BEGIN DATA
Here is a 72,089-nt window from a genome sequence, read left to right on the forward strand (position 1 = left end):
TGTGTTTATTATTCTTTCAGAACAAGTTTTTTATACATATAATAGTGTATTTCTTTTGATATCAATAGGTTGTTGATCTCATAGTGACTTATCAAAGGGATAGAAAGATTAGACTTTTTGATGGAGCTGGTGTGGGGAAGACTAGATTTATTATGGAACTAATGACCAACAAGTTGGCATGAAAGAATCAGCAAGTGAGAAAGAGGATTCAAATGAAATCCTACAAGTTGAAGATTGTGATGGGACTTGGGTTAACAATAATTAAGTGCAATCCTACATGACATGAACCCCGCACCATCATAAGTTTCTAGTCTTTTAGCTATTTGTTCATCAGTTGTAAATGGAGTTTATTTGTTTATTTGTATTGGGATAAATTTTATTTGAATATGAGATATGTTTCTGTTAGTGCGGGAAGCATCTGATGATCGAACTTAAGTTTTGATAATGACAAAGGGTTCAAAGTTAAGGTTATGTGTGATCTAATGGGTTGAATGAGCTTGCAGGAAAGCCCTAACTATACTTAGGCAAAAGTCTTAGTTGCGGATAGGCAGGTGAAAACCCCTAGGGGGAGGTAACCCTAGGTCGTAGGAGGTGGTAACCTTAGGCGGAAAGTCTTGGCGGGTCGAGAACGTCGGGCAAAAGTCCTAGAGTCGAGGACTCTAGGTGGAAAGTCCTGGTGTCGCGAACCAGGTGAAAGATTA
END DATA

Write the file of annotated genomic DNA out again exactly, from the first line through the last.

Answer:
Here is a 72,089-nt window from a genome sequence, read left to right on the forward strand (position 1 = left end):
TGTGTTTATTATTCTTTCAGAACAAGTTTTTTATACATATAATAGTGTATTTCTTTTGATATCAATAGGTTGTTGATCTCATAGTGACTTATCAAAGGGATAGAAAGATTAGACTTTTTGATGGAGCTGGTGTGGGGAAGACTAGATTTATTATGGAACTAATGACCAACAAGTTGGCATGAAAGAATCAGCAAGTGAGAAAGAGGATTCAAATGAAATCCTACAAGTTGAAGATTGTGATGGGACTTGGGTTAACAATAATTAAGTGCAATCCTACATGACATGAACCCCGCACCATCATAAGTTTCTAGTCTTTTAGCTATTTGTTCATCAGTTGTAAATGGAGTTTATTTGTTTATTTGTATTGGGATAAATTTTATTTGAATATGAGATATGTTTCTGTTAGTGCGGGAAGCATCTGATGATCGAACTTAAGTTTTGATAATGACAAAGGGTTCAAAGTTAAGGTTATGTGTGATCTAATGGGTTGAATGAGCTTGCAGGAAAGCCCTAACTATACTTAGGCAAAAGTCTTAGTTGCGGATAGGCAGGTGAAAACCCCTAGGGGGAGGTAACCCTAGGTCGTAGGAGGTGGTAACCTTAGGCGGAAAGTCTTGGCGGGTCGAGAACGTCGGGCAAAAGTCCTAGAGTCGAGGACTCTAGGTGGAAAGTCCTGGTGTCGCGAACCAGGTGAAAGATTA